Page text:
Parliament

Gordon Campbell | Parliament TV | Parliament Today | Video | Questions Of the Day | Search

 

Progress on whale conservation in jeopardy

Progress on whale conservation in jeopardy

The International Whaling Commission is balanced on a knife-edge after new efforts by pro-whaling nations to stack the membership of the commission, Conservation Minister Chris Carter said today.

“I have just arrived at the IWC meeting in Berlin to find the very real possibility that pro-whalers may win a majority on the commission for the first time in thirty years if, as expected, three new pro-whaling nations join tomorrow.

“If this comes to pass it will be a significant setback for whale conservation. Loss of a pro-conservation majority on the IWC will scuttle further progress at this meeting on the South Pacific Whale Sanctuary, a proposal that enjoys immense support in the Pacific,” Mr Carter said.

“The Berlin Initiative, another pro-conservation proposal designed by Mexico for this meeting, may also founder should a simple majority be lost. New Zealand is doing all it can to stop this from occurring, and we should know by the end of tomorrow if our efforts are successful.”

Mr Carter said that despite the lengths being taken by pro-whalers to distort the Commission’s membership, the moratorium on commercial whaling remains safe because to lift it requires the support of 75% of IWC’s membership, not just a 51% majority.

“We need to be clear that a change in membership on the IWC does not represent a change in the world opinion on the importance of protecting whales - it is just a culmination of a concerted campaign by pro-whaling nations to satisfy their appetites at the expense of a species,” Mr Carter said.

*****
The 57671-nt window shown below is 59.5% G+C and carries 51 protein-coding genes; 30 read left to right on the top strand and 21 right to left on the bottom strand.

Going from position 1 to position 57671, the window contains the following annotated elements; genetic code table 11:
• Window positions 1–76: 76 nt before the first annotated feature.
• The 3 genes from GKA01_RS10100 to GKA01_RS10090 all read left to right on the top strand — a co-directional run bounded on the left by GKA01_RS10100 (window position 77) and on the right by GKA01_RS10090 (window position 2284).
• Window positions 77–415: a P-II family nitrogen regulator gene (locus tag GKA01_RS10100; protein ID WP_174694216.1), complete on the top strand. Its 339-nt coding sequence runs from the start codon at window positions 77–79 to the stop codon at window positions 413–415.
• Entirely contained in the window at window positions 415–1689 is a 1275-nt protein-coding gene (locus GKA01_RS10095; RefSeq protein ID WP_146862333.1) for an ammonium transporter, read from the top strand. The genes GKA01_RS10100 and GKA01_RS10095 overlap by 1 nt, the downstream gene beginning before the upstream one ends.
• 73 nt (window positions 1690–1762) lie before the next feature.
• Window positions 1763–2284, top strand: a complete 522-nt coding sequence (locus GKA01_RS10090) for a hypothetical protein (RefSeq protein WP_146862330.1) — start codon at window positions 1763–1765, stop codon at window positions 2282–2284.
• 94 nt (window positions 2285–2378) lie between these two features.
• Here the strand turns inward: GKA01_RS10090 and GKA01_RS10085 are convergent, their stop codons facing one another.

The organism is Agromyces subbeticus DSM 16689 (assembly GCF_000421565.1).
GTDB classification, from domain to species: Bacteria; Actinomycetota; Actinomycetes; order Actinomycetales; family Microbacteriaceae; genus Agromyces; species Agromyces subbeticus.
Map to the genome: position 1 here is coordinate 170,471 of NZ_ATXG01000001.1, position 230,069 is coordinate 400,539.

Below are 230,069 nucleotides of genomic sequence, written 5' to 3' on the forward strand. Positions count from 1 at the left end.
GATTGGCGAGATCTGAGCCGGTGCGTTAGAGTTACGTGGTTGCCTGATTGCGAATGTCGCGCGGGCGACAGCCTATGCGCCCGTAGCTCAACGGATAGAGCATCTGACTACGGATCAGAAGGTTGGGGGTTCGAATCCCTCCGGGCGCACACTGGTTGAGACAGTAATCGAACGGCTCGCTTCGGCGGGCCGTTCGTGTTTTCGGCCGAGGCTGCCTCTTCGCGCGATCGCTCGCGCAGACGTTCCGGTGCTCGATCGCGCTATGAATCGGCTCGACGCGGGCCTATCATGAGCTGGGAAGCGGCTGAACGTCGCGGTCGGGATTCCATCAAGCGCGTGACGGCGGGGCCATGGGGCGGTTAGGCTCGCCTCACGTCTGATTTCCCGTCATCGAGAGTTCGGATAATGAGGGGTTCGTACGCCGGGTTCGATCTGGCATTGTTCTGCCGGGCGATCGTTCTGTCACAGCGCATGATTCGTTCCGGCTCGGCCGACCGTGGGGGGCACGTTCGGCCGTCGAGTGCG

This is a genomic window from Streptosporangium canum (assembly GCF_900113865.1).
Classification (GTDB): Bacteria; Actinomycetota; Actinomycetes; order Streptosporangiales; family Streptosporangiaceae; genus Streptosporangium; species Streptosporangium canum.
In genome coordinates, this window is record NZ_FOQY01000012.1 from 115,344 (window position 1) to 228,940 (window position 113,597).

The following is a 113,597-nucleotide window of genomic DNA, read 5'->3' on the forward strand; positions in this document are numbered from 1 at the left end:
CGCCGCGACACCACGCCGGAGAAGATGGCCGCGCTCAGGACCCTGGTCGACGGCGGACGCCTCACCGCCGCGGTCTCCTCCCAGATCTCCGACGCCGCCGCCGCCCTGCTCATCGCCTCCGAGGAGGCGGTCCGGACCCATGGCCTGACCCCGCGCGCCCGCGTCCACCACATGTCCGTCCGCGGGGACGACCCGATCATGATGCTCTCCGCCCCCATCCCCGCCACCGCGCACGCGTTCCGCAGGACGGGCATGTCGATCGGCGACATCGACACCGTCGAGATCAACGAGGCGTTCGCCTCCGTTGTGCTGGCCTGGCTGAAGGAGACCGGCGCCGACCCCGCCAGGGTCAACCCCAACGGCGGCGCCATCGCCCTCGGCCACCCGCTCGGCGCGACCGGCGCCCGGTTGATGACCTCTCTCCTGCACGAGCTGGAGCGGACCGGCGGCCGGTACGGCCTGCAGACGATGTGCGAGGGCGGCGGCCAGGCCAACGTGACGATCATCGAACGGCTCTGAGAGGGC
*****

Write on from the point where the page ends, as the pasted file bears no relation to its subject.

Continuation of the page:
© Scoop Media

 
 
 
Parliament Headlines | Politics Headlines | Regional Headlines

Veronika Meduna: The Kaikoura Rebuild

A Scoop Foundation Investigation

Friday will be a big day for people north of Kaikōura – and for hundreds of construction workers who are racing to reopen State Highway 1 in time for the holiday season.

By the afternoon, the South Island’s main transport corridor will be open to traffic again, more than a year after a magnitude 7.8 earthquake mangled bridges and tunnels, twisted rail tracks and buried sections of the road under massive landslides. More>>

 

BPS HYEFU WYSIWYG: Labour's Budget Plans, Families Package

“Today we are announcing the full details of the Government’s Families Package. This is paid for by rejecting National’s tax cuts and instead targeting spending at those who need it most. It will lift 88,000 children out of poverty by 2021." More>>

ALSO:

Gordon Campbell: On Defence Spending, Alabama, And Dolly Parton

The spending lavished on Defence projects to meet the risks that could maybe, possibly, theoretically face New Zealand in future is breath-taking, given how successive governments have been reluctant to spend even a fraction of those amounts on the nation’s actual social needs. More>>

ALSO:

Members' Bills: End Of Life Choice Bill Passes First Reading

The End of Life Choice Bill in the name of David Seymour has been sent to a select committee for consideration by 76 votes to 44. It is the third time Parliament has voted on the issue in recent decades and the first time such a Bill has made it over the first hurdle. More>>

ALSO:

State Sector: MPI Survives Defrag Of Portfolios

The Ministry for Primary Industries will not be split under the new government, but will instead serve as an overarching body for four portfolio-based entities focused on fisheries, forestry, biosecurity and food safety. More>>

ALSO:

Gordon Campbell: On Vulnerable Kids, RNZ Funding, And Poppy

The decision to remove the word ‘vulnerable’ from the Ministry for Vulnerable Children could well mark a whole shift in approach to the care of children in need... More>>

ALSO:

 
 
 
 
 

LATEST HEADLINES

  • PARLIAMENT
  • POLITICS
  • REGIONAL
 
 

Featured InfoPages